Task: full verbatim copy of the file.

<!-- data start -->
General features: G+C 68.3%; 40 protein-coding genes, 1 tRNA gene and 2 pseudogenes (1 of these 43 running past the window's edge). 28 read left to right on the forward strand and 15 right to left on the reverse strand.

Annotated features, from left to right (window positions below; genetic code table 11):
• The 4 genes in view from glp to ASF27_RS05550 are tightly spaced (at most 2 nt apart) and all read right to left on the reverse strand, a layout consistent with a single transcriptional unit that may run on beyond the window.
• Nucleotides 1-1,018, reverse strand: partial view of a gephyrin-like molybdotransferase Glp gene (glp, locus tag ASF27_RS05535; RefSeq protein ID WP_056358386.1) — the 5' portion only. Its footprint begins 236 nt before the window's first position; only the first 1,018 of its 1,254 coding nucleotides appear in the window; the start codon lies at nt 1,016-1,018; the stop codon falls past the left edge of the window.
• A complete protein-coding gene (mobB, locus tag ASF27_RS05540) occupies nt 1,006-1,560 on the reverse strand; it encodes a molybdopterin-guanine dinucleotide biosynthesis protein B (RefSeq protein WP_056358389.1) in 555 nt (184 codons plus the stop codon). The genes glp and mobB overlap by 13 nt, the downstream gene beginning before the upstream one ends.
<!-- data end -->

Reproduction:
General features: G+C 68.3%; 40 protein-coding genes, 1 tRNA gene and 2 pseudogenes (1 of these 43 running past the window's edge). 28 read left to right on the forward strand and 15 right to left on the reverse strand.

Annotated features, from left to right (window positions below; genetic code table 11):
• The 4 genes in view from glp to ASF27_RS05550 are tightly spaced (at most 2 nt apart) and all read right to left on the reverse strand, a layout consistent with a single transcriptional unit that may run on beyond the window.
• Nucleotides 1-1,018, reverse strand: partial view of a gephyrin-like molybdotransferase Glp gene (glp, locus tag ASF27_RS05535; RefSeq protein ID WP_056358386.1) — the 5' portion only. Its footprint begins 236 nt before the window's first position; only the first 1,018 of its 1,254 coding nucleotides appear in the window; the start codon lies at nt 1,016-1,018; the stop codon falls past the left edge of the window.
• A complete protein-coding gene (mobB, locus tag ASF27_RS05540) occupies nt 1,006-1,560 on the reverse strand; it encodes a molybdopterin-guanine dinucleotide biosynthesis protein B (RefSeq protein WP_056358389.1) in 555 nt (184 codons plus the stop codon). The genes glp and mobB overlap by 13 nt, the downstream gene beginning before the upstream one ends.